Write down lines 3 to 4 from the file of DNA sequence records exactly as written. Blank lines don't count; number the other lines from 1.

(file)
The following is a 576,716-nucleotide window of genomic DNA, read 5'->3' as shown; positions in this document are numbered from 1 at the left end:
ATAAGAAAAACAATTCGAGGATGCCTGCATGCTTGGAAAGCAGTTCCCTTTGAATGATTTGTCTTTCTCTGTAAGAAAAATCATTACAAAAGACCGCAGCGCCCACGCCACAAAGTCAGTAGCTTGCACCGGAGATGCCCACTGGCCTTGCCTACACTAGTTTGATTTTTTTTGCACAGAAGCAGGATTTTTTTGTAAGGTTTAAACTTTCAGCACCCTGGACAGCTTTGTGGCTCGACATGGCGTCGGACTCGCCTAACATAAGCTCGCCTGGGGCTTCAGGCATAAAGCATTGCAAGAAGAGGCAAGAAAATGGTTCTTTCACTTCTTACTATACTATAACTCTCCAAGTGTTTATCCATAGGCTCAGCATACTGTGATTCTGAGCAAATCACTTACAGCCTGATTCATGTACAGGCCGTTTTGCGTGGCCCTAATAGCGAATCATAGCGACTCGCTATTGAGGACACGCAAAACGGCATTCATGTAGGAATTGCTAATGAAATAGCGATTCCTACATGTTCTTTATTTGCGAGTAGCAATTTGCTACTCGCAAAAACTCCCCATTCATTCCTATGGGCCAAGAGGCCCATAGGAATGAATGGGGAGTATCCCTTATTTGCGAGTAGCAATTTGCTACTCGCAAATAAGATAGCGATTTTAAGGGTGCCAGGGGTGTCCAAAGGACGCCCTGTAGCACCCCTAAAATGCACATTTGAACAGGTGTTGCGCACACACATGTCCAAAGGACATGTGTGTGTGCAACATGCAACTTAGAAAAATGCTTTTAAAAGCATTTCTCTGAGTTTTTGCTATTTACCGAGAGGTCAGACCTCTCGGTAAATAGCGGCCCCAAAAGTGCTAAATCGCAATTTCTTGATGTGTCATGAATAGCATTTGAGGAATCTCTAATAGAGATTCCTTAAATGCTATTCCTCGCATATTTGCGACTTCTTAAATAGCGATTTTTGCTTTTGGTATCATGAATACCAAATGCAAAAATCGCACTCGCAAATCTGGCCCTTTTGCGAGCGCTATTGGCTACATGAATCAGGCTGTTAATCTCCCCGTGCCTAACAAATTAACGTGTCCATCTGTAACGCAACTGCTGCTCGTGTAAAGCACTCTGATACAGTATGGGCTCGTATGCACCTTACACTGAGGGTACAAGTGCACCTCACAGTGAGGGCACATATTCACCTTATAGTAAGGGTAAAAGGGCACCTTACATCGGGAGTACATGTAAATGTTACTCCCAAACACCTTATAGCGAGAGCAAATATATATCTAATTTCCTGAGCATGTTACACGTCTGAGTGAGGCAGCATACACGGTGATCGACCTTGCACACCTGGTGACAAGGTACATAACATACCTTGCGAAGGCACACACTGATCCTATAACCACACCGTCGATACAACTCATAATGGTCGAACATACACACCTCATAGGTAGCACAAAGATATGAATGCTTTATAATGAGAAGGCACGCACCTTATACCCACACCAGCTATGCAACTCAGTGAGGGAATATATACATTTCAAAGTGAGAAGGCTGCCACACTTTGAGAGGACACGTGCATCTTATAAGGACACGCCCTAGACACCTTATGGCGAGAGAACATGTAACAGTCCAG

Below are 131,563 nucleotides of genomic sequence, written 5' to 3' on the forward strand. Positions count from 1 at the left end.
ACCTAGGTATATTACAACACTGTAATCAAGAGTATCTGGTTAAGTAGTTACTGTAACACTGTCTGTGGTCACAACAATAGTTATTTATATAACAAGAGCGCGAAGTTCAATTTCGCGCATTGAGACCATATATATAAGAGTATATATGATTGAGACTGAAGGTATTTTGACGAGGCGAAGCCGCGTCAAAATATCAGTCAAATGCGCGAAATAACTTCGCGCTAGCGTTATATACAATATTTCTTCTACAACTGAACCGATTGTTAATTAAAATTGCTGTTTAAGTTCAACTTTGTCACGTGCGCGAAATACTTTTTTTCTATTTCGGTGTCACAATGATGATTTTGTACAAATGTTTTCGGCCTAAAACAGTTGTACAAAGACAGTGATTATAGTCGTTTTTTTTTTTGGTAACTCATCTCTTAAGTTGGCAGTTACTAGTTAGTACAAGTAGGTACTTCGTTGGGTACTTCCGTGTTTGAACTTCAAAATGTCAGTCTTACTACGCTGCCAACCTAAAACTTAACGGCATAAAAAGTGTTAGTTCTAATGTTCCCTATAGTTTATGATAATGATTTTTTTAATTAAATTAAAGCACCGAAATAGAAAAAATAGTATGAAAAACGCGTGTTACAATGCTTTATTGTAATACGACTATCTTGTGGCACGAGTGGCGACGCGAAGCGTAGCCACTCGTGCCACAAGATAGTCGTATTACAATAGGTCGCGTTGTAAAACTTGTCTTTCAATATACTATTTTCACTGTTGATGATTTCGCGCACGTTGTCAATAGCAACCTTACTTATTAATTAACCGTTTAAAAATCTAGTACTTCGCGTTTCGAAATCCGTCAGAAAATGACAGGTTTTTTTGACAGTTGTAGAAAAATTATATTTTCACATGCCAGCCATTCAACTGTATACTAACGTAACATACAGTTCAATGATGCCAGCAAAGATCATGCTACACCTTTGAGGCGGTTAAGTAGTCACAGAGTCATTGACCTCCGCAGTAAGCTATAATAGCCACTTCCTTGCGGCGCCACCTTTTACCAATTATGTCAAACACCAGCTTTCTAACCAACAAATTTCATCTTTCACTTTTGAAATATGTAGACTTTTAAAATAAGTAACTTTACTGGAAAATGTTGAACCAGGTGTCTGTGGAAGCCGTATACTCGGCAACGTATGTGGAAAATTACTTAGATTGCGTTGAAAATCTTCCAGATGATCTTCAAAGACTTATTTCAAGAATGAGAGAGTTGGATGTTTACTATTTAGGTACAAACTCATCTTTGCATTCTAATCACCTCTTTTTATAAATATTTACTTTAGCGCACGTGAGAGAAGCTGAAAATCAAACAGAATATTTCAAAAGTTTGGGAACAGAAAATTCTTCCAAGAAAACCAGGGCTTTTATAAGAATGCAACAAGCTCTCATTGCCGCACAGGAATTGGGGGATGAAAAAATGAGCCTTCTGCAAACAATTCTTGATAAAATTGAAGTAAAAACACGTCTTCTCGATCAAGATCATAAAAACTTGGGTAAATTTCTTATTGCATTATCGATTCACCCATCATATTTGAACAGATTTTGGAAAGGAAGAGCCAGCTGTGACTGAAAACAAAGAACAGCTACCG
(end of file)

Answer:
Below are 131,563 nucleotides of genomic sequence, written 5' to 3' on the forward strand. Positions count from 1 at the left end.
ACCTAGGTATATTACAACACTGTAATCAAGAGTATCTGGTTAAGTAGTTACTGTAACACTGTCTGTGGTCACAACAATAGTTATTTATATAACAAGAGCGCGAAGTTCAATTTCGCGCATTGAGACCATATATATAAGAGTATATATGATTGAGACTGAAGGTATTTTGACGAGGCGAAGCCGCGTCAAAATATCAGTCAAATGCGCGAAATAACTTCGCGCTAGCGTTATATACAATATTTCTTCTACAACTGAACCGATTGTTAATTAAAATTGCTGTTTAAGTTCAACTTTGTCACGTGCGCGAAATACTTTTTTTCTATTTCGGTGTCACAATGATGATTTTGTACAAATGTTTTCGGCCTAAAACAGTTGTACAAAGACAGTGATTATAGTCGTTTTTTTTTTTGGTAACTCATCTCTTAAGTTGGCAGTTACTAGTTAGTACAAGTAGGTACTTCGTTGGGTACTTCCGTGTTTGAACTTCAAAATGTCAGTCTTACTACGCTGCCAACCTAAAACTTAACGGCATAAAAAGTGTTAGTTCTAATGTTCCCTATAGTTTATGATAATGATTTTTTTAATTAAATTAAAGCACCGAAATAGAAAAAATAGTATGAAAAACGCGTGTTACAATGCTTTATTGTAATACGACTATCTTGTGGCACGAGTGGCGACGCGAAGCGTAGCCACTCGTGCCACAAGATAGTCGTATTACAATAGGTCGCGTTGTAAAACTTGTCTTTCAATATACTATTTTCACTGTTGATGATTTCGCGCACGTTGTCAATAGCAACCTTACTTATTAATTAACCGTTTAAAAATCTAGTACTTCGCGTTTCGAAATCCGTCAGAAAATGACAGGTTTTTTTGACAGTTGTAGAAAAATTATATTTTCACATGCCAGCCATTCAACTGTATACTAACGTAACATACAGTTCAATGATGCCAGCAAAGATCATGCTACACCTTTGAGGCGGTTAAGTAGTCACAGAGTCATTGACCTCCGCAGTAAGCTATAATAGCCACTTCCTTGCGGCGCCACCTTTTACCAATTATGTCAAACACCAGCTTTCTAACCAACAAATTTCATCTTTCACTTTTGAAATATGTAGACTTTTAAAATAAGTAACTTTACTGGAAAATGTTGAACCAGGTGTCTGTGGAAGCCGTATACTCGGCAACGTATGTGGAAAATTACTTAGATTGCGTTGAAAATCTTCCAGATGATCTTCAAAGACTTATTTCAAGAATGAGAGAGTTGGATGTTTACTATTTAGGTACAAACTCATCTTTGCATTCTAATCACCTCTTTTTATAAATATTTACTTTAGCGCACGTGAGAGAAGCTGAAAATCAAACAGAATATTTCAAAAGTTTGGGAACAGAAAATTCTTCCAAGAAAACCAGGGCTTTTATAAGAATGCAACAAGCTCTCATTGCCGCACAGGAATTGGGGGATGAAAAAATGAGCCTTCTGCAAACAATTCTTGATAAAATTGAAGTAAAAACACGTCTTCTCGATCAAGATCATAAAAACTTGGGTAAATTTCTTATTGCATTATCGATTCACCCATCATATTTGAACAGATTTTGGAAAGGAAGAGCCAGCTGTGACTGAAAACAAAGAACAGCTACCG